Is Drupal’s l() function causing ‘operator not support for strings common.inc’?

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Previously I was confronted with an error while simply using the Drupal l() function. In this l() function I was trying to give the HTML a-tag a specific class attribute value. The following code was in my module:

l(‘some url text’, ‘the-path-for-the-current-active-page’, array(‘attributes’ => array(‘class’ => ‘custom-class’)))

When calling the page containing the link from above, I received the ‘operator not supported for strings’ error. It seemed that the l() function that at default tried to set the class attribute ‘active’, was causing the error. By removing the parameter for setting the class attribute, the problem got solved. My link now looks like:

l(‘some url text’, ‘the-path-for-the-current-active-page’)

This doesn’t cause any errors anymore.

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Why is the mtime added in my Drupal module’s .info file?

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Since the Drupal Core update of version 7.34 all modules being updated contain an mtime text rule in the .info file.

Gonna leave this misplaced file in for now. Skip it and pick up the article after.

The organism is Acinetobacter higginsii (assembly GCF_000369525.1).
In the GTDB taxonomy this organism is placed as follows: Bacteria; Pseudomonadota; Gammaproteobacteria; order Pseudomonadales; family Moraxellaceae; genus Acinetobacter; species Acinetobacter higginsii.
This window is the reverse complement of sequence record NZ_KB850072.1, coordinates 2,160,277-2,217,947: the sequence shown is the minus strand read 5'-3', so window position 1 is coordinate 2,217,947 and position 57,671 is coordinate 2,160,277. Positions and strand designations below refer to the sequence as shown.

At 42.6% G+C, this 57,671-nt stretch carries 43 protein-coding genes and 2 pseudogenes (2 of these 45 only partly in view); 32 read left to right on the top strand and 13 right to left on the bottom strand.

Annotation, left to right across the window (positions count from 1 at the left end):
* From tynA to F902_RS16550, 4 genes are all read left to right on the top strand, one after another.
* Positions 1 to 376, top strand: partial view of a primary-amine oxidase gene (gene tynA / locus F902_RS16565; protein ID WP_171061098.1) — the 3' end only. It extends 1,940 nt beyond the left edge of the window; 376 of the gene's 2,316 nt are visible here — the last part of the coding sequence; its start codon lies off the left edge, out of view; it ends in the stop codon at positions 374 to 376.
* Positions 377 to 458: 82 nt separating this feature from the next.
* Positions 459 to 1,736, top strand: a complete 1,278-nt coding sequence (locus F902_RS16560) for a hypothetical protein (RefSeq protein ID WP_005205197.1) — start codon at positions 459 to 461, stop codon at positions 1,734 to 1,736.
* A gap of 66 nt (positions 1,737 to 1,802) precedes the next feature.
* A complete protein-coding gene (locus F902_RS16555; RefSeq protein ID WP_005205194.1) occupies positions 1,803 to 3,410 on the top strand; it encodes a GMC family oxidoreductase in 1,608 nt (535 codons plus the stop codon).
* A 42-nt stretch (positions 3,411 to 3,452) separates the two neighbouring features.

This is caused by the Drupal core system.module file.

// Add the info file modification time, so it becomes available for
// contributed modules to use for ordering module lists.
$module->info[‘mtime’] = filemtime(dirname($module->uri) . ‘/’ . $module->name . ‘.info’);

How to remove branches in git that are no longer remote?

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git fetch -p

This does the magic, and unmerged local branches will not be removed.

Creating aliasses in Linux

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An alias in Linux gives you the possibility to shorten your command’s syntax.

For example, if you need to enter following code in your terminal to compile less code to css:

node less-watch-compiler.js less css

You can shorten this so you only need to enter the following code in your terminal:

less-watch-compiler less css

How do we do that? Simple, just follow the steps below:

  • Open /etc/profile in an editor
    • sudo nano /etc/profile
  • Add the following rule to your /etc/profile file
    • alias your-short-command-name=”the/command/directory/command parameter1 parameter2 …”
  • Exit and save your /etc/profile file
  • Execute “source /etc/profile”
  • That’s it

Based on the above example, I’ve added the next rule to /etc/profile:

alias less-watch-compiler=”node /Location/to/the/tool/Dead-Simple-LESS-Watch-Compiler/less-watch-compiler.js”